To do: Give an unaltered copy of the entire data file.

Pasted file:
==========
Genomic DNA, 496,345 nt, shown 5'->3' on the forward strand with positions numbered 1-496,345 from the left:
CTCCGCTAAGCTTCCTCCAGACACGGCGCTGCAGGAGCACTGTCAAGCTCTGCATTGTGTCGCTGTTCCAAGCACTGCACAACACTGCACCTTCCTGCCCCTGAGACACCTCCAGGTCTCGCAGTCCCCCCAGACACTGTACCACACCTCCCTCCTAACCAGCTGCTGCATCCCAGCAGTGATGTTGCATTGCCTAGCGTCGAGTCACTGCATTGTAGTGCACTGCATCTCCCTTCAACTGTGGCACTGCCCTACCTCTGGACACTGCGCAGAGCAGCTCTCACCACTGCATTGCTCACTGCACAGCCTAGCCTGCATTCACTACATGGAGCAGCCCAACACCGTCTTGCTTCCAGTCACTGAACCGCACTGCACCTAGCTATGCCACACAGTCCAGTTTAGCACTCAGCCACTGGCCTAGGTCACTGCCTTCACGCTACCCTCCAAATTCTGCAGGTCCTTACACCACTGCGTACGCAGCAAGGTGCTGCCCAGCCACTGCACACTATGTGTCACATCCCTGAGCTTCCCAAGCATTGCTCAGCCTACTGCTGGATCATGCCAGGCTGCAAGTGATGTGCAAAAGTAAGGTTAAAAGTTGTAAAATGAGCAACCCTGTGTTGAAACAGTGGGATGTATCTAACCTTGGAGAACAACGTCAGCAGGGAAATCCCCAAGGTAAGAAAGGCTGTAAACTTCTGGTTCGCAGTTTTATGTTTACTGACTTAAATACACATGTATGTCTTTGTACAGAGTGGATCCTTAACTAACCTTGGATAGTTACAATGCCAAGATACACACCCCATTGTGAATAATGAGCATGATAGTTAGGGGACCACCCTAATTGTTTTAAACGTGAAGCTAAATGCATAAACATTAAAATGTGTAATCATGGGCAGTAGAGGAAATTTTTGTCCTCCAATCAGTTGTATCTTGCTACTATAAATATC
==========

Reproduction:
Genomic DNA, 496,345 nt, shown 5'->3' on the forward strand with positions numbered 1-496,345 from the left:
CTCCGCTAAGCTTCCTCCAGACACGGCGCTGCAGGAGCACTGTCAAGCTCTGCATTGTGTCGCTGTTCCAAGCACTGCACAACACTGCACCTTCCTGCCCCTGAGACACCTCCAGGTCTCGCAGTCCCCCCAGACACTGTACCACACCTCCCTCCTAACCAGCTGCTGCATCCCAGCAGTGATGTTGCATTGCCTAGCGTCGAGTCACTGCATTGTAGTGCACTGCATCTCCCTTCAACTGTGGCACTGCCCTACCTCTGGACACTGCGCAGAGCAGCTCTCACCACTGCATTGCTCACTGCACAGCCTAGCCTGCATTCACTACATGGAGCAGCCCAACACCGTCTTGCTTCCAGTCACTGAACCGCACTGCACCTAGCTATGCCACACAGTCCAGTTTAGCACTCAGCCACTGGCCTAGGTCACTGCCTTCACGCTACCCTCCAAATTCTGCAGGTCCTTACACCACTGCGTACGCAGCAAGGTGCTGCCCAGCCACTGCACACTATGTGTCACATCCCTGAGCTTCCCAAGCATTGCTCAGCCTACTGCTGGATCATGCCAGGCTGCAAGTGATGTGCAAAAGTAAGGTTAAAAGTTGTAAAATGAGCAACCCTGTGTTGAAACAGTGGGATGTATCTAACCTTGGAGAACAACGTCAGCAGGGAAATCCCCAAGGTAAGAAAGGCTGTAAACTTCTGGTTCGCAGTTTTATGTTTACTGACTTAAATACACATGTATGTCTTTGTACAGAGTGGATCCTTAACTAACCTTGGATAGTTACAATGCCAAGATACACACCCCATTGTGAATAATGAGCATGATAGTTAGGGGACCACCCTAATTGTTTTAAACGTGAAGCTAAATGCATAAACATTAAAATGTGTAATCATGGGCAGTAGAGGAAATTTTTGTCCTCCAATCAGTTGTATCTTGCTACTATAAATATC